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Old 01-10-2014, 09:10 AM   #41
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It does sound like I am confused. What I really mean is the lower income person likely will have higher after tax returns across their accounts, so they can have a higher SWR. Plus when SS kicks in, they will gain a larger percentage of it tax free.
Well, IMO, you are mixing/mashing terms, and that does make it confusing.

An SWR is an SWR. Spending (including taxes) is spending (including taxes).

Sure, if your spending rises later in life, and your taxes increase, your total spending increases. To maintain the same safety compared to a flat income person, you need a larger portfolio, or reduced spending in the early years to compensate.

Your portfolio doesn't 'know' about any other sources of income. A person drawing 4% from their portfolio and another 4% from other sources (SS/Pensions) will have a portfolio that looks exactly like another person drawing 4% from their portfolio and no other sources of income. What gets confusing, is some people will say the first person has an 8% WR, but that's not true - they withdraw 4% from the portfolio.

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I don't know exactly how to calculate it, but a guess of about .5% difference between someone living off $30,000 to $50,000 a year and someone living on $100,000 to $150,000 a year.
No, plug them into FIRECalc, initial amount has ZERO EFFECT on SWR%.

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Old 01-10-2014, 11:00 AM   #42
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Assume two taxable portfolios, both invested 100% in TIPS. Assume inflation is 2% and the TIPS are paying 3% (real return of 1%).

A person in a high tax bracket during retirement is only going to realize about a 2% to 2.5% return, or about 0% to 0.5% real.

A person in a low tax bracket will probably get the full 3%, 1% real return.

If they both settle on the same SWR at start of retirement, the person in the lower tax bracket will have the greater chance of success because they are getting a higher real return.
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Old 01-10-2014, 11:15 AM   #43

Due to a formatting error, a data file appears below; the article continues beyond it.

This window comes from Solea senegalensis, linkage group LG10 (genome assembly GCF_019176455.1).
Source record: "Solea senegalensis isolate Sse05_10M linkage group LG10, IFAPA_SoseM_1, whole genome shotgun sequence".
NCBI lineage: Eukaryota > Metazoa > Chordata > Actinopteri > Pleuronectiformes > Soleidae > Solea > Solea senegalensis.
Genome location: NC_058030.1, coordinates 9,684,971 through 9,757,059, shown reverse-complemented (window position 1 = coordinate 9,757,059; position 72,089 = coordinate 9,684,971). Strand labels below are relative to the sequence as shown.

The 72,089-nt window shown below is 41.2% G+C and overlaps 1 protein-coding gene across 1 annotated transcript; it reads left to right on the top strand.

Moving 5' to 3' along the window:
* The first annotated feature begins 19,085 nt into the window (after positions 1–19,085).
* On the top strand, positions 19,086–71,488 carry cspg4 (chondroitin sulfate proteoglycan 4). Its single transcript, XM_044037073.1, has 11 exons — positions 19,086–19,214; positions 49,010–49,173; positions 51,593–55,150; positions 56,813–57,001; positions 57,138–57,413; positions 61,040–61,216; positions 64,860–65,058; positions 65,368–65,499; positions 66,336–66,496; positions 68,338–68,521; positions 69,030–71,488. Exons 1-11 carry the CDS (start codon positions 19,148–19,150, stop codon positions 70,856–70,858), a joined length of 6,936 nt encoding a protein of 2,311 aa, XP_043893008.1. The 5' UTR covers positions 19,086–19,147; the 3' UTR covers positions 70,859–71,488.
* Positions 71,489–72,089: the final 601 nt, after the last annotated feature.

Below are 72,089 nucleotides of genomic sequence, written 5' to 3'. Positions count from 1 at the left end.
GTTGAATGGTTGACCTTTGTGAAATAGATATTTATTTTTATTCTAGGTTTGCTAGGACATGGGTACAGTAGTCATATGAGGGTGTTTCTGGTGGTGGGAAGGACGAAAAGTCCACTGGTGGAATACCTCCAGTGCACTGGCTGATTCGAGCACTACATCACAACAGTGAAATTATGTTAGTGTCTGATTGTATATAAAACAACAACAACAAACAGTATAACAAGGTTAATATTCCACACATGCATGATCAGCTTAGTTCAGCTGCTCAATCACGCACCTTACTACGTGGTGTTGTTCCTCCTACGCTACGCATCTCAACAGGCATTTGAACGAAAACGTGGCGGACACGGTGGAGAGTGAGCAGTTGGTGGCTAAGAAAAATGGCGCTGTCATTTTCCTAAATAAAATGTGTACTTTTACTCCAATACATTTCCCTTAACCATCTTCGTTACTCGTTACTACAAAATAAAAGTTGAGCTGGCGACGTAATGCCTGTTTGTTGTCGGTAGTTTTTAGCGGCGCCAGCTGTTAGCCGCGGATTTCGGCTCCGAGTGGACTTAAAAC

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Assume two taxable portfolios, both invested 100% in TIPS. Assume inflation is 2% and the TIPS are paying 3% (real return of 1%).

A person in a high tax bracket during retirement is only going to realize about a 2% to 2.5% return, or about 0% to 0.5% real.

A person in a low tax bracket will probably get the full 3%, 1% real return.

If they both settle on the same SWR at start of retirement, the person in the lower tax bracket will have the greater chance of success because they are getting a higher real return.
My assumption is the SWR is independent of taxes. Taxes only change what you spend it on. IE, if 3% is a SWR it has to cover food AND taxes (and fund ERs as well).
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Old 01-10-2014, 11:51 AM   #44
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I agree. Taxes are just an expense category that can vary over time just like medical. Just one slice of the expense pie that is baked from SWR.
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Old 01-10-2014, 12:04 PM   #45
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I agree. Taxes are just an expense category that can vary over time just like medical. Just one slice of the expense pie that is baked from SWR.
If taxes affect the rate of growth of a portfolio, how can they just be considered an expense and not be included in expected returns of said portfolio?
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Old 01-10-2014, 12:07 PM   #46
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The withdrawal rate will be the same for all brackets. The lower tax bracket person may get the full 3%. The higher tax bracket person may only get 2.5% and the government will get .5%.
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Old 01-10-2014, 12:49 PM   #47
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If taxes affect the rate of growth of a portfolio, how can they just be considered an expense and not be included in expected returns of said portfolio?
For taxable accounts, where one has to pay taxes on cap gains and dividends, it does reduce the return. And if one is in the 15% bracket, then there's no tax.

Still, if you have to pay taxes, most people would just account for the taxes in the portfolio return, and not in the WR. Then, when you draw 3.5% WR from it, you get to spend the entire 3.5%.